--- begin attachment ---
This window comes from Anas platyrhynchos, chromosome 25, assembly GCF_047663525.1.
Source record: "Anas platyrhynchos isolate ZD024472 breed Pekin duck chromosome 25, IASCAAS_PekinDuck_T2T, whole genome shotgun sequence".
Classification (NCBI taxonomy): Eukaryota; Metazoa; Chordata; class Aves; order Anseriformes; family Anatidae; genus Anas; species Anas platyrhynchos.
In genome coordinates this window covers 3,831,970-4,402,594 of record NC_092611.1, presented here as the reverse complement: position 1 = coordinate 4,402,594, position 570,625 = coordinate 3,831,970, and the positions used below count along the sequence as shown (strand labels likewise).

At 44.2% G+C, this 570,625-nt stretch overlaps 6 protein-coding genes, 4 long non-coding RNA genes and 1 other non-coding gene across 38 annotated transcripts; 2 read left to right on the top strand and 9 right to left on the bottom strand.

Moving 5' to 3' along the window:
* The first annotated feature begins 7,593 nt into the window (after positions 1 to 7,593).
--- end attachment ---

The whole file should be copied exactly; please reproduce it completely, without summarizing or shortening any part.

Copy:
This window comes from Anas platyrhynchos, chromosome 25, assembly GCF_047663525.1.
Source record: "Anas platyrhynchos isolate ZD024472 breed Pekin duck chromosome 25, IASCAAS_PekinDuck_T2T, whole genome shotgun sequence".
Classification (NCBI taxonomy): Eukaryota; Metazoa; Chordata; class Aves; order Anseriformes; family Anatidae; genus Anas; species Anas platyrhynchos.
In genome coordinates this window covers 3,831,970-4,402,594 of record NC_092611.1, presented here as the reverse complement: position 1 = coordinate 4,402,594, position 570,625 = coordinate 3,831,970, and the positions used below count along the sequence as shown (strand labels likewise).

At 44.2% G+C, this 570,625-nt stretch overlaps 6 protein-coding genes, 4 long non-coding RNA genes and 1 other non-coding gene across 38 annotated transcripts; 2 read left to right on the top strand and 9 right to left on the bottom strand.

Moving 5' to 3' along the window:
* The first annotated feature begins 7,593 nt into the window (after positions 1 to 7,593).